Eta landed in Nicaragua (Nov. 3, 2020)
Hurricane Eta intensified into a Category 4 storm yesterday, and was expected to make landfall in Nicaragua this morning as a Category 5 hurricane. Eta is expected to pummel Central America, and analysts are comparing it to Hurricane Mitch, which claimed 11,000 lives, mostly in Honduras and Nicaragua in 1998. (The Weather Channel)
The government of Nicaragua has already begun evacuating coastal residents in advance of the impending storm. Eta's eye, with maximum winds of 240 km per hour, made landfall in Nicaragua's Bilwi municipality this morning. (Confidencial) Coastal communities have fled to shelters in schools and churches, where social distancing is impossible and masks are scarce. There's also no electricity, and few supplies, reports Confidencial.
Nicaragua’s army moved red-helmeted troops specialized in search and rescue to Bilwi, the main coastal city in an otherwise remote and sparsely populated area. The navy spent yesterday ferrying residents of coastal islands to shelters in Bilwi, also known as Puerto Cabezas, reports the Associated Press.
The slow-moving and rapidly intensifying storm, the latest in an active Atlantic hurricane season, has the lowest pressure of any storm in this season -- a sign of its strength, according to CNN. Eta is the 28th named storm — and the 12th hurricane — in the Atlantic hurricane season, and has tied a record set in 2005 for the most storms that have grown strong enough to be named.
The Hurricane Center is warning of the threat of “catastrophic wind damage” near where the center crosses over the coast, along with a “potentially catastrophic and life-threatening storm surge” as high as 14 to 21 feet above normal tide levels. Flash and river flooding along with landslides are expected in portions of Central America, particularly in Nicaragua and Honduras as well as Guatemala and Belize. “Life-threatening storm surge, damaging winds, flash flooding, and landslides [are] expected across portions of Central America,” the forecast center stated. (Washington Post Capital Weather Gang)
The storm was expected to move over northern Nicaragua through Wednesday night and then across central portions of Honduras on Thursday, losing strength as it leaves the Caribbean behind, the Hurricane Center said. (New York Times)
The world is waiting with baited breath for the results of the U.S. presidential elections today -- but for some non-citizens the vote is of utmost personal importance. Democratic candidate Joe Biden has promised to create a task-force to reunite the families of 545 minors separated from their parents at the U.S. border under the Trump administration's crackdown on migration. The Washington Post profiles one Honduran woman who was separated from her three-year-old in 2018, and is desperately hoping to reunite with him.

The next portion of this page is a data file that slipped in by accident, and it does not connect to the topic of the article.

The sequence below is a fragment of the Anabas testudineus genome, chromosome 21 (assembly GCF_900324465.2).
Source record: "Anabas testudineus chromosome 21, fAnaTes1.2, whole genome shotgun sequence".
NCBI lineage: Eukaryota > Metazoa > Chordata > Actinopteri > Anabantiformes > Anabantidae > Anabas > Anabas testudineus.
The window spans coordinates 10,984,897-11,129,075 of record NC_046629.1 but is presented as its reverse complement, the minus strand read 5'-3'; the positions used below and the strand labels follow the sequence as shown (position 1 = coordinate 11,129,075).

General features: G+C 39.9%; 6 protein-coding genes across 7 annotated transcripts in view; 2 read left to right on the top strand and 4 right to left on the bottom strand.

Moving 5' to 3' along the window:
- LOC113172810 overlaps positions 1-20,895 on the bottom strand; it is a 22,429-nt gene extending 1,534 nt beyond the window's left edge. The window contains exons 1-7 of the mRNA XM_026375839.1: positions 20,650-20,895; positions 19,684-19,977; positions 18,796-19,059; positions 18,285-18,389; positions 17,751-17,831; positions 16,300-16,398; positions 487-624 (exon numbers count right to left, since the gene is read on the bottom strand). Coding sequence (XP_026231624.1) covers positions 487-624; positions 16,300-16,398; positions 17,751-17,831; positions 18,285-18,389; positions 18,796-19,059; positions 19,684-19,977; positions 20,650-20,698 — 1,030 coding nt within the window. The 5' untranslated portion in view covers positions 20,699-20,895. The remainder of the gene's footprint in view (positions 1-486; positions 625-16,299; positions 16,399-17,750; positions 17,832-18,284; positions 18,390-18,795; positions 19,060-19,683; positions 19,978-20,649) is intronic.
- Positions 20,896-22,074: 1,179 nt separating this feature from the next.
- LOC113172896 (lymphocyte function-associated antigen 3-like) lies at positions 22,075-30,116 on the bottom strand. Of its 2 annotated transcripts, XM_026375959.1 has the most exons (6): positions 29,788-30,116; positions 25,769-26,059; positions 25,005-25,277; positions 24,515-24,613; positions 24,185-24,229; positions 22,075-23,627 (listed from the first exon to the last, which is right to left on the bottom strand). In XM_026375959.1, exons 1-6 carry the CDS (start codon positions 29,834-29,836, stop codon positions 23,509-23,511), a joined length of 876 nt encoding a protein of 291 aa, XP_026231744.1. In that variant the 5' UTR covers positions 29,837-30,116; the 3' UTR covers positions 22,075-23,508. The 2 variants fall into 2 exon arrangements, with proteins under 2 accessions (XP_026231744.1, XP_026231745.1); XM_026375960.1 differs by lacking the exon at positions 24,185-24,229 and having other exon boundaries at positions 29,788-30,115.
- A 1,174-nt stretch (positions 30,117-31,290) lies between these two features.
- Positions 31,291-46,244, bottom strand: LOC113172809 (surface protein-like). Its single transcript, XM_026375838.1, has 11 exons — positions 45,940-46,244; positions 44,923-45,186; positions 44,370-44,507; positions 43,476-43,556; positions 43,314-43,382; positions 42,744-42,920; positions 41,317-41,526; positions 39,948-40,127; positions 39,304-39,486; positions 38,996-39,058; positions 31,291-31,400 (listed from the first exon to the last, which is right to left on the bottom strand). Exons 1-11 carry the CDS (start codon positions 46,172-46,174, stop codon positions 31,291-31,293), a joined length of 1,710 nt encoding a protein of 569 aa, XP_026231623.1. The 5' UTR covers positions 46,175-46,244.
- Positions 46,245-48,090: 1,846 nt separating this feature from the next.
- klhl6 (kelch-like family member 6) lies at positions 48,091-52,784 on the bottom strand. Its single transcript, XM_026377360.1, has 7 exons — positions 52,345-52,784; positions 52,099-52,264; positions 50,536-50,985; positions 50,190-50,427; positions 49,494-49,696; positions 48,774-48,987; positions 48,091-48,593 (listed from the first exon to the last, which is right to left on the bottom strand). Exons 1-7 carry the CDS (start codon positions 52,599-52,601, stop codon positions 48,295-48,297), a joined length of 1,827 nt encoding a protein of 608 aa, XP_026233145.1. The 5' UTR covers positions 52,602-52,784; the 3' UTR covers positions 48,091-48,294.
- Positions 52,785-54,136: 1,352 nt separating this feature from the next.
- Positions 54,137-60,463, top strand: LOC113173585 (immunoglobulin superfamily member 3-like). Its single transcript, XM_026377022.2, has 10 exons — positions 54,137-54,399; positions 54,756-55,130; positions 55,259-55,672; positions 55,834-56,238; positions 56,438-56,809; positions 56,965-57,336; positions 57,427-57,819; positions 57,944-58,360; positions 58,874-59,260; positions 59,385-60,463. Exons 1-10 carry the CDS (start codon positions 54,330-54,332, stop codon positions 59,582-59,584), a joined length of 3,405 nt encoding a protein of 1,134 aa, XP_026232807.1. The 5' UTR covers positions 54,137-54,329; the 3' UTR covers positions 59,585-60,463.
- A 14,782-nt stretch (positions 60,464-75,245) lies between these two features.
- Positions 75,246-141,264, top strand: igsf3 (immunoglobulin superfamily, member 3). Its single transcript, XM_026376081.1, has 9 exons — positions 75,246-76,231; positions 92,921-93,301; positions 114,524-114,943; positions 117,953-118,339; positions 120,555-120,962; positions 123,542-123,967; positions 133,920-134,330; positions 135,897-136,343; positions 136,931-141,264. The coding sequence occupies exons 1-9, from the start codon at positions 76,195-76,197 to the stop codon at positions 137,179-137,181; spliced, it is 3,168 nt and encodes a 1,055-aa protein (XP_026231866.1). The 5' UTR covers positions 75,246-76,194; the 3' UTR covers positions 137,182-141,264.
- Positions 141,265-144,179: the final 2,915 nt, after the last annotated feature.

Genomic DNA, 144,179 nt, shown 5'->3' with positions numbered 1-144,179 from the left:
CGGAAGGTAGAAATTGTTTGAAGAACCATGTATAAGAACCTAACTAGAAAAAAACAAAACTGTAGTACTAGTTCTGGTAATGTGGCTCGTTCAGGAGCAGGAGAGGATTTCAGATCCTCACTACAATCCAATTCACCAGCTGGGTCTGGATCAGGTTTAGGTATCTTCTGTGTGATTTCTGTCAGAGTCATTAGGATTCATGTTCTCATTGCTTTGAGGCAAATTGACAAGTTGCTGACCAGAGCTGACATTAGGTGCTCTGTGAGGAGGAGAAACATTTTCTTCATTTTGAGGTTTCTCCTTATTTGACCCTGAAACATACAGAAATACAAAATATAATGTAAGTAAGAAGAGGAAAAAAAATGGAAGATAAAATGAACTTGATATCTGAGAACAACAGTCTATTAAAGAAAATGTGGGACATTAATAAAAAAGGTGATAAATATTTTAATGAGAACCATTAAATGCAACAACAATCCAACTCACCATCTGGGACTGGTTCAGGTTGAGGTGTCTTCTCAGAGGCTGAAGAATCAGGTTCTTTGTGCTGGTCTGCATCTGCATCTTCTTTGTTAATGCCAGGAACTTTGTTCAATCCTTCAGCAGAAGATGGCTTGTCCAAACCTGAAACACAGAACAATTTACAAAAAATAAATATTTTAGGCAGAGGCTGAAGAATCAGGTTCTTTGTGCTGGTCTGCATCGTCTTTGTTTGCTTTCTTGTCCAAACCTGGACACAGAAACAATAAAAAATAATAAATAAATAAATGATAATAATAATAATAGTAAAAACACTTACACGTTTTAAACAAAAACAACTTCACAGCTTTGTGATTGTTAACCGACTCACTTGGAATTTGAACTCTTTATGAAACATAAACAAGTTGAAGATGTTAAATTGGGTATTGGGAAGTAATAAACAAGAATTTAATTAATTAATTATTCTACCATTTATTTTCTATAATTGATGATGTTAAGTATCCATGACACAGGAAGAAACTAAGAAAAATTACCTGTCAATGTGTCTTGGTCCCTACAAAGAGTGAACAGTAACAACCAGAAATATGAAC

Trump’s stance on Central America has been brutish and simple, singularly focused on stopping migration, but would Biden really end the US bullying of the region, as he's promised? El Faro talks with Jon Lee Anderson, who predicts regional conflict and more Trump emulators in Latin America if the current U.S. president wins today's election. A potential Biden administration's policies towards Latin America would "have to be like a post-war administration in which it tries to set this ship that was sinking back up. It's going to have to jettison cargo, it's going to be overburdened with emergency measures, but mostly at righting a ship that was keeling over and sinking."
The U.S. election could also have significant impact in Colombia, where U.S. backed fumigation efforts to eradicate coca plantations are an issue of significant contention, reports Politico.
The U.S. and the OAS have increased pressure on Haitian President Jovenel Moïse to hold long overdue legislative elections, reports the Miami Herald. Moïse has been ruling by decree since January, when Parliament became dysfunctional because of overdue elections. Moïse has been angling for a constitutional referendum, a move experts say violates Haitian law which requires reforms to go through Parliament.
Guatemalan President Alejandro Giammatei said he will scrap an official agreement allowing US-based family planning group Planned Parenthood to set up an office, denouncing it as a promotor of abortion. “I AM A FAITHFUL DEFENDER OF LIFE and I am emphatic in indicating that in my government I will not endorse the creation, registration or start-up of any organization that goes against life,” he said on Twitter. (AFP)
Xenophobic commentaries about immigrants skyrocketed on Colombian social media after Bogotá mayor Claudia López said some Venezuelans were contributing to crime in the country's capital. (El Espectador)
Three relatives of an assassinated social leader were killed this weekend in Colombia's Cauca department, the latest massacre in a year marked by mass killings. (AFP)
Chile voted to rewrite its dictatorship-era constitution. The next challenge will be making sure the elites don’t dominate the process, argues Juan Pablo Luna in NACLA.
Brazil has mobilized more than 4,000 soldiers to patrol its northern coast near the jungle border with French Guiana for the trafficking of drugs, weapons and gold and for other crimes, reports Reuters.
Carlos Bolsonaro, Brazilian President Jair Bolsonaro's second son, played a key role in blocking an Army ordinance that tightened the rules for tracking and controlling weapons and ammunition in Brazil, reports Veja. (See also Rio Times.)
Did I miss something, get something wrong, or do you have a different take? Let me know ...